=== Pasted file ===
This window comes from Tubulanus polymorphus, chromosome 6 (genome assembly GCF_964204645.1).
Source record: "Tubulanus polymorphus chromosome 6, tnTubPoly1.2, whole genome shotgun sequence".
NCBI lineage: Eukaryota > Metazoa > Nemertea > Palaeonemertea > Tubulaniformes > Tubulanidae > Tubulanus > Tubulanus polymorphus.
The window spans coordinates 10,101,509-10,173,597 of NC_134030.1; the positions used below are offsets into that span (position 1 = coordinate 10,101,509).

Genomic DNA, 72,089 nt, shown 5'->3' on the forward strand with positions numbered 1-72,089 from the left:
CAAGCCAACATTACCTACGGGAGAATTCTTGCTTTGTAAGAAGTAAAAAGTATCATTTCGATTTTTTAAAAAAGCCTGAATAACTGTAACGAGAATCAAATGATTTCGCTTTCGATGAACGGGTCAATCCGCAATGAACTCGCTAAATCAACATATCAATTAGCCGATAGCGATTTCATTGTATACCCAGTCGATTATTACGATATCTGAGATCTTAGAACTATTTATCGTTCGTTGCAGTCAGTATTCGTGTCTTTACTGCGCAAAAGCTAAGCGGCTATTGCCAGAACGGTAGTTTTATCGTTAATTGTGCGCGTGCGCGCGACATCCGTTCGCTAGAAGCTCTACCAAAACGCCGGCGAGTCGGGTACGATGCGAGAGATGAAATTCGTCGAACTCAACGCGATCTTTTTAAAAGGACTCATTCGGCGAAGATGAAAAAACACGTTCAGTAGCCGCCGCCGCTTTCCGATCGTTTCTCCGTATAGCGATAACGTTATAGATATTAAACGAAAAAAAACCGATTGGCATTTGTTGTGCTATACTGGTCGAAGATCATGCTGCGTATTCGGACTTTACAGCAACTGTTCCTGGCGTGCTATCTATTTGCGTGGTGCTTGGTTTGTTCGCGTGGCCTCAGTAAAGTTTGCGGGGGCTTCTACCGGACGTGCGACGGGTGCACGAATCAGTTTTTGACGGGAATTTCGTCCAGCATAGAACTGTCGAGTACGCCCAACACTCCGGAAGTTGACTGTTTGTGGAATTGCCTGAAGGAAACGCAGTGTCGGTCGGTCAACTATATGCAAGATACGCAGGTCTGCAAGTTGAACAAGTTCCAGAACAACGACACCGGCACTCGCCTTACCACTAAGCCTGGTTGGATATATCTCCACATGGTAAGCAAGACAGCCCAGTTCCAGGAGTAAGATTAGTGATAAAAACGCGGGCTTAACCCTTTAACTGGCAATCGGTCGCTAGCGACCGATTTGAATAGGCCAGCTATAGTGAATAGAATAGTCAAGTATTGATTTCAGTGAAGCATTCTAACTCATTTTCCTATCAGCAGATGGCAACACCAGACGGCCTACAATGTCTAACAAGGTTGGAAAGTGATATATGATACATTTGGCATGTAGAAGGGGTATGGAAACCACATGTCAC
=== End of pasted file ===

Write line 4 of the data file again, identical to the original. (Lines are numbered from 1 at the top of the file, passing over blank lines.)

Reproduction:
The window spans coordinates 10,101,509-10,173,597 of NC_134030.1; the positions used below are offsets into that span (position 1 = coordinate 10,101,509).